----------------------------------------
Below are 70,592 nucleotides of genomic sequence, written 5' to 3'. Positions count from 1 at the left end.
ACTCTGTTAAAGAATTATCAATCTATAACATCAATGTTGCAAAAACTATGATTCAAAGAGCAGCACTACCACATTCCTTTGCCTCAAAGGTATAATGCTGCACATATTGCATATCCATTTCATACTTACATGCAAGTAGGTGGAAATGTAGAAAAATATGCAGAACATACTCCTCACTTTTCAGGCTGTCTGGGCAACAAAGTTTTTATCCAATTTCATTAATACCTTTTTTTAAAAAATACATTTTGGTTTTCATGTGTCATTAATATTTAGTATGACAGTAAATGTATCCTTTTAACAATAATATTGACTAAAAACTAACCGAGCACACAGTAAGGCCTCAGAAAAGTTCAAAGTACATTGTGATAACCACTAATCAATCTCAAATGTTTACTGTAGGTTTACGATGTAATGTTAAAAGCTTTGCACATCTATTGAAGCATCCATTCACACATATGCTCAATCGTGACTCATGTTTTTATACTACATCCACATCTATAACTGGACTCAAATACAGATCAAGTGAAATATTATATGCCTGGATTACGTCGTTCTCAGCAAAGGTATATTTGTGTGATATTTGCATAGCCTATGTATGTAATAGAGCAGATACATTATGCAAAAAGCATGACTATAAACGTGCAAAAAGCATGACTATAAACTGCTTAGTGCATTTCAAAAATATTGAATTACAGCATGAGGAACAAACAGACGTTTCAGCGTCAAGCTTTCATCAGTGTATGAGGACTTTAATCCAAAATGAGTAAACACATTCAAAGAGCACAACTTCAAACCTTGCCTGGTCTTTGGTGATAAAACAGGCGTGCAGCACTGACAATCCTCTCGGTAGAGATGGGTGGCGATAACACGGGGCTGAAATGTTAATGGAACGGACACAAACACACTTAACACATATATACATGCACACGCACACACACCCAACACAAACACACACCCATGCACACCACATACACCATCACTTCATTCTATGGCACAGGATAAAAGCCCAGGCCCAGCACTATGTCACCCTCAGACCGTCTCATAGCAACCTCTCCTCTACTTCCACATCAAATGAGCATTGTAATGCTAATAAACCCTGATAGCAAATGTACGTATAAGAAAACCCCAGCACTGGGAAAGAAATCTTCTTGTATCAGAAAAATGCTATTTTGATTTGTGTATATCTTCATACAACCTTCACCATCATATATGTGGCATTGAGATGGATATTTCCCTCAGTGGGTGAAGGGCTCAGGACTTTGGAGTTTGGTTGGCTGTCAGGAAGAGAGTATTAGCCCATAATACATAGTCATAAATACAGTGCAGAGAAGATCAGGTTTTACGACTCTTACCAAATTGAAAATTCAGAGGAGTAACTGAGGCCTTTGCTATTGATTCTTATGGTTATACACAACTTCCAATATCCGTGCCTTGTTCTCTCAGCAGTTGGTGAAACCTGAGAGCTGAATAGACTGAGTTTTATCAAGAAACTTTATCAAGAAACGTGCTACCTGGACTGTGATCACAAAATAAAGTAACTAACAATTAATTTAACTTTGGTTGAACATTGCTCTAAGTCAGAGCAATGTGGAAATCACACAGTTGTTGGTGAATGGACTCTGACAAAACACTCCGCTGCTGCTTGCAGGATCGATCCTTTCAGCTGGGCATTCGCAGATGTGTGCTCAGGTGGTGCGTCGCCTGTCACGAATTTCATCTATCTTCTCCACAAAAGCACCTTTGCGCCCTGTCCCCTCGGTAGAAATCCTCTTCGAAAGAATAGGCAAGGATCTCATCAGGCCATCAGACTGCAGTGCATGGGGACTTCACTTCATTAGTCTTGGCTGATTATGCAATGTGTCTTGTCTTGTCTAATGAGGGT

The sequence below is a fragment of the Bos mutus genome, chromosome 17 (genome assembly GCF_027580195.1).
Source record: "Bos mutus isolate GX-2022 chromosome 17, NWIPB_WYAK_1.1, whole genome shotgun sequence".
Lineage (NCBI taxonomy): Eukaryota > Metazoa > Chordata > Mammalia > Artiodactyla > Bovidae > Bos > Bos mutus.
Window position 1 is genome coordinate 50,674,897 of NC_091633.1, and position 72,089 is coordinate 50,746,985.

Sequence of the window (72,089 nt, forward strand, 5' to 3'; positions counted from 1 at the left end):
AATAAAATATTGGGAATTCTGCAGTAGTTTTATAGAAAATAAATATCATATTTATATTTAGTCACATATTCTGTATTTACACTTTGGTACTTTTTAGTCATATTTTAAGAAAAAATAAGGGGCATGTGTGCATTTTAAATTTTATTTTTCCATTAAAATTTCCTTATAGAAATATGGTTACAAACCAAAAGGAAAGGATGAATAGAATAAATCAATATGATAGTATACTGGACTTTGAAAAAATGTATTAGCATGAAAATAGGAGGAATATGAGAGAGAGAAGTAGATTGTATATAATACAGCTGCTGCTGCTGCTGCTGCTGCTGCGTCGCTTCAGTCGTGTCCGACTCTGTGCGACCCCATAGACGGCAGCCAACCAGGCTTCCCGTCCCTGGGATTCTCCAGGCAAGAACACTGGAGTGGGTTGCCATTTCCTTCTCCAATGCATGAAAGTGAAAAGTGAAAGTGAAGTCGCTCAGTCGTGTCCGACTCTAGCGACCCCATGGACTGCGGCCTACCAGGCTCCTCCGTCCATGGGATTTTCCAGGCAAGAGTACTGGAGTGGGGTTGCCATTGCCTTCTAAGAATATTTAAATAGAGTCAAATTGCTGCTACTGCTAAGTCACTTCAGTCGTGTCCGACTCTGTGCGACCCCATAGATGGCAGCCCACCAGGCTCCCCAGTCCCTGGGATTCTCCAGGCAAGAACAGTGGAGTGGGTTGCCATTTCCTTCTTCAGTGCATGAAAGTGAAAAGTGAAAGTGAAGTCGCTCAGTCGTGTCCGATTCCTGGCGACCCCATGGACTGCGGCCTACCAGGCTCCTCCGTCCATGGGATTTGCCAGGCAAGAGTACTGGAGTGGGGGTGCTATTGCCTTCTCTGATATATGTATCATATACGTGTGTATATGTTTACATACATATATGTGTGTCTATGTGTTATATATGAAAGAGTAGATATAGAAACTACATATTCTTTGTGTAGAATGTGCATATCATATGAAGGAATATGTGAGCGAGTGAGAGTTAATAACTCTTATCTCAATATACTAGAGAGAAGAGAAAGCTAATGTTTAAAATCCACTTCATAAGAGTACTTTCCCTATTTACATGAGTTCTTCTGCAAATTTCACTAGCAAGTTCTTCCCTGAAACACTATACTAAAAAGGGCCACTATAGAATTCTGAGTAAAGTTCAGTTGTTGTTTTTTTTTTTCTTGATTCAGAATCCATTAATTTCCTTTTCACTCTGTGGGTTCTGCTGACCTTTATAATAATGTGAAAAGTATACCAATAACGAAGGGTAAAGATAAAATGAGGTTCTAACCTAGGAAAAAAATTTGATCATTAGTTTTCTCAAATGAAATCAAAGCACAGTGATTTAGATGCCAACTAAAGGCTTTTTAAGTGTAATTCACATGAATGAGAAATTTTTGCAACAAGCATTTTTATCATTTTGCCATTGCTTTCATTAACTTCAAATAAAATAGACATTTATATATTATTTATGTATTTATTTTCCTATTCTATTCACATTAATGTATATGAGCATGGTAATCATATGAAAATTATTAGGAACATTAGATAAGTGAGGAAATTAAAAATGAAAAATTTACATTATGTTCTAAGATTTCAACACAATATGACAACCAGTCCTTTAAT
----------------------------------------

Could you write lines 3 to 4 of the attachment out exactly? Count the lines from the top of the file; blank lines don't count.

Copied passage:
The sequence below is a fragment of the Bos mutus genome, chromosome 17 (genome assembly GCF_027580195.1).
Source record: "Bos mutus isolate GX-2022 chromosome 17, NWIPB_WYAK_1.1, whole genome shotgun sequence".